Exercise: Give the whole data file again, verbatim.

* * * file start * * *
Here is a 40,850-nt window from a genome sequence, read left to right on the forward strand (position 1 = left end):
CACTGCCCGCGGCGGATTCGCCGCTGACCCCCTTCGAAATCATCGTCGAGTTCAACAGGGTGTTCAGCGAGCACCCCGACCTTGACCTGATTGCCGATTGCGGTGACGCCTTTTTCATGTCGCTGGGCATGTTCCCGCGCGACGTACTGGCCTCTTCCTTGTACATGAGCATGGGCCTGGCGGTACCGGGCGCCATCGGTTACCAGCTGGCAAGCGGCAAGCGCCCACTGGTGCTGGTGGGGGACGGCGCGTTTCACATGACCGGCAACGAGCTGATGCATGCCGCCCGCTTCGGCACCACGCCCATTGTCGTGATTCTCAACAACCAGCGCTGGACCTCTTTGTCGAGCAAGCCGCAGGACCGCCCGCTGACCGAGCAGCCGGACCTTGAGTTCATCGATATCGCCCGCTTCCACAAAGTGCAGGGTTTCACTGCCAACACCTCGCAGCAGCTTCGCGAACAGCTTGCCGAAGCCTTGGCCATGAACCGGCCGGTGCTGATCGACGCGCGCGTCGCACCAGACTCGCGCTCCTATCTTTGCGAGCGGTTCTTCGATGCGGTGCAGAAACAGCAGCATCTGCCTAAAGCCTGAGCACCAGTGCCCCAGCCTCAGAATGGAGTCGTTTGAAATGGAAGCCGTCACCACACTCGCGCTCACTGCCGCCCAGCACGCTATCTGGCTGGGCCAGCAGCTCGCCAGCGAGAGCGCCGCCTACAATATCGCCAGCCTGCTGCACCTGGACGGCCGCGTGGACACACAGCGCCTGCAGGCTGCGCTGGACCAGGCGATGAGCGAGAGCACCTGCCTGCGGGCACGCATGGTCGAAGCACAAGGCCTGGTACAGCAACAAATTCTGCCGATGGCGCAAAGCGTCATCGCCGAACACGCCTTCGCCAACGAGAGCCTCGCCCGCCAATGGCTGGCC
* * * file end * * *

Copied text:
Here is a 40,850-nt window from a genome sequence, read left to right on the forward strand (position 1 = left end):
CACTGCCCGCGGCGGATTCGCCGCTGACCCCCTTCGAAATCATCGTCGAGTTCAACAGGGTGTTCAGCGAGCACCCCGACCTTGACCTGATTGCCGATTGCGGTGACGCCTTTTTCATGTCGCTGGGCATGTTCCCGCGCGACGTACTGGCCTCTTCCTTGTACATGAGCATGGGCCTGGCGGTACCGGGCGCCATCGGTTACCAGCTGGCAAGCGGCAAGCGCCCACTGGTGCTGGTGGGGGACGGCGCGTTTCACATGACCGGCAACGAGCTGATGCATGCCGCCCGCTTCGGCACCACGCCCATTGTCGTGATTCTCAACAACCAGCGCTGGACCTCTTTGTCGAGCAAGCCGCAGGACCGCCCGCTGACCGAGCAGCCGGACCTTGAGTTCATCGATATCGCCCGCTTCCACAAAGTGCAGGGTTTCACTGCCAACACCTCGCAGCAGCTTCGCGAACAGCTTGCCGAAGCCTTGGCCATGAACCGGCCGGTGCTGATCGACGCGCGCGTCGCACCAGACTCGCGCTCCTATCTTTGCGAGCGGTTCTTCGATGCGGTGCAGAAACAGCAGCATCTGCCTAAAGCCTGAGCACCAGTGCCCCAGCCTCAGAATGGAGTCGTTTGAAATGGAAGCCGTCACCACACTCGCGCTCACTGCCGCCCAGCACGCTATCTGGCTGGGCCAGCAGCTCGCCAGCGAGAGCGCCGCCTACAATATCGCCAGCCTGCTGCACCTGGACGGCCGCGTGGACACACAGCGCCTGCAGGCTGCGCTGGACCAGGCGATGAGCGAGAGCACCTGCCTGCGGGCACGCATGGTCGAAGCACAAGGCCTGGTACAGCAACAAATTCTGCCGATGGCGCAAAGCGTCATCGCCGAACACGCCTTCGCCAACGAGAGCCTCGCCCGCCAATGGCTGGCC